Brett: I’m not sure I have any idols to begin with. I look up to Kristen, Alice Moon. They both are unapologetic about talking about things people don’t wanna hear. I looked up to Frenchy before he passed away. The Beard Bros guys are fucking epic and I look up to them in a lot of ways. I am glad to consider them friends.
RMR: Schumer’s newest bill for federal legalization was met with mixed responses, to say the least. What did you personally think of the bill?
Brett: I think it is 80-85% of the way there. I did a pretty lengthy dissection of this on LinkedIn, and I think there’s tons of good and tons of bad and a little bit of ugly. The tax part is absolutely ludicrous and gross. I think some of the parts about the VA are a step in the right direction but not quite there. I think the generalized framework of what they’re shooting for is overall positive but I think it’s a moot point because we all know it won’t pass. Overall I think it’s a good step in the right direction nonetheless.
The guy who tries to catch two birds at once catches none. [Schumer’s] trying to make advocates and opposers happy. They aren’t asking industry people for their opinions though. They aren’t talking to the actual professionals. I’m not even talking about the big corporations, either. Medium to large companies should have a lot of input.
Advocates kinda suck right now, too, for that matter. We have this hope that the people we are talking to understand the circumstance. Advocates on the national level, we are not educating the lawmakers on how to regulate the industry. We are just hitting them with walls of text calling them out.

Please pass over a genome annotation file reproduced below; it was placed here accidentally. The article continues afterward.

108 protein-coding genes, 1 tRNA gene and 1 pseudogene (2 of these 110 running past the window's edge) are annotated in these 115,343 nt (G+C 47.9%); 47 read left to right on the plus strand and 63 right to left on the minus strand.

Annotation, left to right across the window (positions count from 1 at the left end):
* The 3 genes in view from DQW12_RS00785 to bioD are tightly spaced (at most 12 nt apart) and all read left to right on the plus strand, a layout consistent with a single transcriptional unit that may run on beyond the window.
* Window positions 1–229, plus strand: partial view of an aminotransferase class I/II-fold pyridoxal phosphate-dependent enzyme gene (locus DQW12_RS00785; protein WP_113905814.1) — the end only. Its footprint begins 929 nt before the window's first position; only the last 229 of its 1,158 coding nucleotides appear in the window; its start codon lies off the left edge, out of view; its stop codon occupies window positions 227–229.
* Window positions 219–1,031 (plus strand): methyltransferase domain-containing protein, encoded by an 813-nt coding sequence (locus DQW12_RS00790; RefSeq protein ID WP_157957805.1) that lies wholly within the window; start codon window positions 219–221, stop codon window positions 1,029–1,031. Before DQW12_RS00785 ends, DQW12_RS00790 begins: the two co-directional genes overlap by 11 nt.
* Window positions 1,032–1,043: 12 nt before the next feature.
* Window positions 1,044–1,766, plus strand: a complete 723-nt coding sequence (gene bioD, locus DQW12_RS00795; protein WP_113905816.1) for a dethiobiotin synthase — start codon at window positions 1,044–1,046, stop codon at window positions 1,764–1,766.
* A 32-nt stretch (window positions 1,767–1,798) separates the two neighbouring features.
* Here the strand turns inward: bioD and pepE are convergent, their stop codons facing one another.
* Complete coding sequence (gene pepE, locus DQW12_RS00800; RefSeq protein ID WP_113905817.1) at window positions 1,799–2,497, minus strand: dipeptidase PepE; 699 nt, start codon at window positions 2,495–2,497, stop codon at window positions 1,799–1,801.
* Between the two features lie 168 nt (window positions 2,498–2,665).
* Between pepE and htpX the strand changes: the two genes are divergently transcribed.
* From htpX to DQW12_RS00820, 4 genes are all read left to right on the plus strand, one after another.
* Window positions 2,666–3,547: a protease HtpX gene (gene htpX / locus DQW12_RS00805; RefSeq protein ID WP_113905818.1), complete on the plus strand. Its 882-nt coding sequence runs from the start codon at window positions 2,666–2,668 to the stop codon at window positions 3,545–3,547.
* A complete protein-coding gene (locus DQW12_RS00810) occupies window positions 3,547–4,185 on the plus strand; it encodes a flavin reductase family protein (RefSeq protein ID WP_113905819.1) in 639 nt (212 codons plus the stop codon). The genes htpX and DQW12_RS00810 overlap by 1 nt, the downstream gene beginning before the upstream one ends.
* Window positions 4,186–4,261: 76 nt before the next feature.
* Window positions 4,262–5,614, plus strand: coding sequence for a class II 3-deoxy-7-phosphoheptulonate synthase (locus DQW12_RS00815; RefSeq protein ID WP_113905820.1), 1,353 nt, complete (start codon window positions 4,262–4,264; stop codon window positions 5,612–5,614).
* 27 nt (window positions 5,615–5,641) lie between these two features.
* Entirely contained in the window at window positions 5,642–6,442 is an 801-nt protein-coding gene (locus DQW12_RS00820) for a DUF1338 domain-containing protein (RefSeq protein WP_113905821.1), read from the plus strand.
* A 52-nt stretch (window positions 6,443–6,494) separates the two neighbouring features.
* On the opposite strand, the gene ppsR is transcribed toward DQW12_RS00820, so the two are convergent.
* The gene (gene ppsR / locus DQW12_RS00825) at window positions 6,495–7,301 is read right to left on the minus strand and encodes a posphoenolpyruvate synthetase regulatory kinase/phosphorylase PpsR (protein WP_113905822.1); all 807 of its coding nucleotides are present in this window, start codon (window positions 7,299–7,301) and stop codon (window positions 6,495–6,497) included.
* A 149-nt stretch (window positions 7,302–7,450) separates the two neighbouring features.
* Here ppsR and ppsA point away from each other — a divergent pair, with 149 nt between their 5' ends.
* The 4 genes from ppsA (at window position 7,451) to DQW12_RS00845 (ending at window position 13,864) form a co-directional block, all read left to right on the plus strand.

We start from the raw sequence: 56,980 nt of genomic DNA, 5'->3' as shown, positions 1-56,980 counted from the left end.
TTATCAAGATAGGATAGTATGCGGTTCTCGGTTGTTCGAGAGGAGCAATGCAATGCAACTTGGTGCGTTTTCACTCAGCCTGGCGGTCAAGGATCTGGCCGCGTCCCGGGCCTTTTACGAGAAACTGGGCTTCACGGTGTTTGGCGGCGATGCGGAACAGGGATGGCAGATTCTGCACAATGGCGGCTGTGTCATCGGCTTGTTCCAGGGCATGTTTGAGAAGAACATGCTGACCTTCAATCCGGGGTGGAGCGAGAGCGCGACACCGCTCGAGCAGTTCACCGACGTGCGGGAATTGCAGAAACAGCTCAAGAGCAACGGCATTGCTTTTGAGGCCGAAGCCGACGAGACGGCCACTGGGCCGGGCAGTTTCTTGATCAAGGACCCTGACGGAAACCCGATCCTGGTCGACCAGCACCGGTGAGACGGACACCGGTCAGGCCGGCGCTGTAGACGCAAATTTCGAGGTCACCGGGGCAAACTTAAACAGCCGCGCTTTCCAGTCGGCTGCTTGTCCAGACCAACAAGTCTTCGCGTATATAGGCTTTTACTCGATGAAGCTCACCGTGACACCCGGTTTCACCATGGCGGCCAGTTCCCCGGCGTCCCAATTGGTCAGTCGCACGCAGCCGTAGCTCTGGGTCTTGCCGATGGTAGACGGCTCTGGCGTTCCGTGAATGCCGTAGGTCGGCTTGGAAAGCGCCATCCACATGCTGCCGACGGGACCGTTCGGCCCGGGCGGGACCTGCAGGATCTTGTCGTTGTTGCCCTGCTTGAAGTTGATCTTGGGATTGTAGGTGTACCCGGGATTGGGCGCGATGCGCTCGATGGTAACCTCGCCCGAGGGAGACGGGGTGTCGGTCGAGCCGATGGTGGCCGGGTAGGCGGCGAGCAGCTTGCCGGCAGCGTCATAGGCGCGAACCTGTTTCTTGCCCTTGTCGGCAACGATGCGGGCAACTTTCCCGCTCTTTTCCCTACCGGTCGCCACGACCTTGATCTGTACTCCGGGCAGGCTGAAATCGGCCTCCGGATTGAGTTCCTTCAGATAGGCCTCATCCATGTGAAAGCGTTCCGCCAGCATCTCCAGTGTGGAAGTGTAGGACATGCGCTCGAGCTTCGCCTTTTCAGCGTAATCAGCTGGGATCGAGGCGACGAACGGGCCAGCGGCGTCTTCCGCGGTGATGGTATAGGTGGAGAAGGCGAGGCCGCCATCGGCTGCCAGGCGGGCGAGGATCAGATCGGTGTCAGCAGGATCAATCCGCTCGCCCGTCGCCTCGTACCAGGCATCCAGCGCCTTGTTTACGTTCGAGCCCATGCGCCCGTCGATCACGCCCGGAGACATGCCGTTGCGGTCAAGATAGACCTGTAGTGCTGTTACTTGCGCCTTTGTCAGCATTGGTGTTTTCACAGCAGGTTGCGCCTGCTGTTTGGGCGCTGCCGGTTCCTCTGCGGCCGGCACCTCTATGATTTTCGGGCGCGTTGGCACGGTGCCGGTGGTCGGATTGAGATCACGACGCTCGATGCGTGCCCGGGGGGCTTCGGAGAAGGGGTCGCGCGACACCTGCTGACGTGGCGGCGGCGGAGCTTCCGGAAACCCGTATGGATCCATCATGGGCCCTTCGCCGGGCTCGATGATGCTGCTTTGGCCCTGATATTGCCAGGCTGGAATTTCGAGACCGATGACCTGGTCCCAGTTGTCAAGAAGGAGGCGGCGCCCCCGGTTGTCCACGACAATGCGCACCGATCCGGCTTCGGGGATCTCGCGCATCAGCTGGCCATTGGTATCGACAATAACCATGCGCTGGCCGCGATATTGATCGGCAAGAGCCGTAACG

Pro-cannabis platforms aren’t opening a dialogue to explain and discuss with these people, and that’s our fault. We shouldn’t just expect these lawmakers to understand something we haven’t educated them on yet. We aren’t backing it up.
RMR: What would you have to say about the importance of core competencies and honest dedication to the community and consumers when it comes to running a cannabis company?
Brett: I mentioned it before; I’m a PR guy. There’s a very simple equation we look at. PR is a lot more than publicity. PR is crisis communication, reputation management, dark web sites, social media… it’s all kinds of things outside of publicity.
Something most officials consider is image + identity = reputation. Image is what others think of you; the feedback and outside forces on your company. Identity is internal stuff: the mission statement, core values, your press releases, and the things you control.
I think a lot of cannabis companies do a great job of building identity, and a terrible job with image because their identity just doesn’t match. Take Green Thumb Industries for instance. I took what they say they are and compared it to what others say they are, and not everything is really what it seems.
There’s a huge chunk of the world that’s missing. The MSO’s are in bubbles. It’s not easy to pivot these large corps into new business models either. A lot of these are pump out schemes that suspect they will be bought out by something bigger someday. I think their business model is designed only to function in the broken dysphoria between markets. And once that is fixed we will see places that produce.
RMR: Bridging the gap from bong to boardroom? What does that mean exactly?
Brett: I’ve said this many times. I think we got two competing factors in our industry. It’s easy to say we have the “suits” and “the stoners;” tons of monikers for the two groups really. Both sides are equally wrong and right, and each side should be holding up one end of the equation.
The “stoner” side is the heart of the industry. This is all built on activism and creativity and change. On the other side, this is still another emerging industry, a multi-billion dollar titanic force. We need the lawyers, the bigger suits, to do their part.
Bong to boardroom means bringing the industry together, because the “bong rips” and the stoners are the community, but you need to be able to talk business with policies. I think that is the answer to long term success in the industry. It’s important to find that balance between those two.Brett Puffenbarger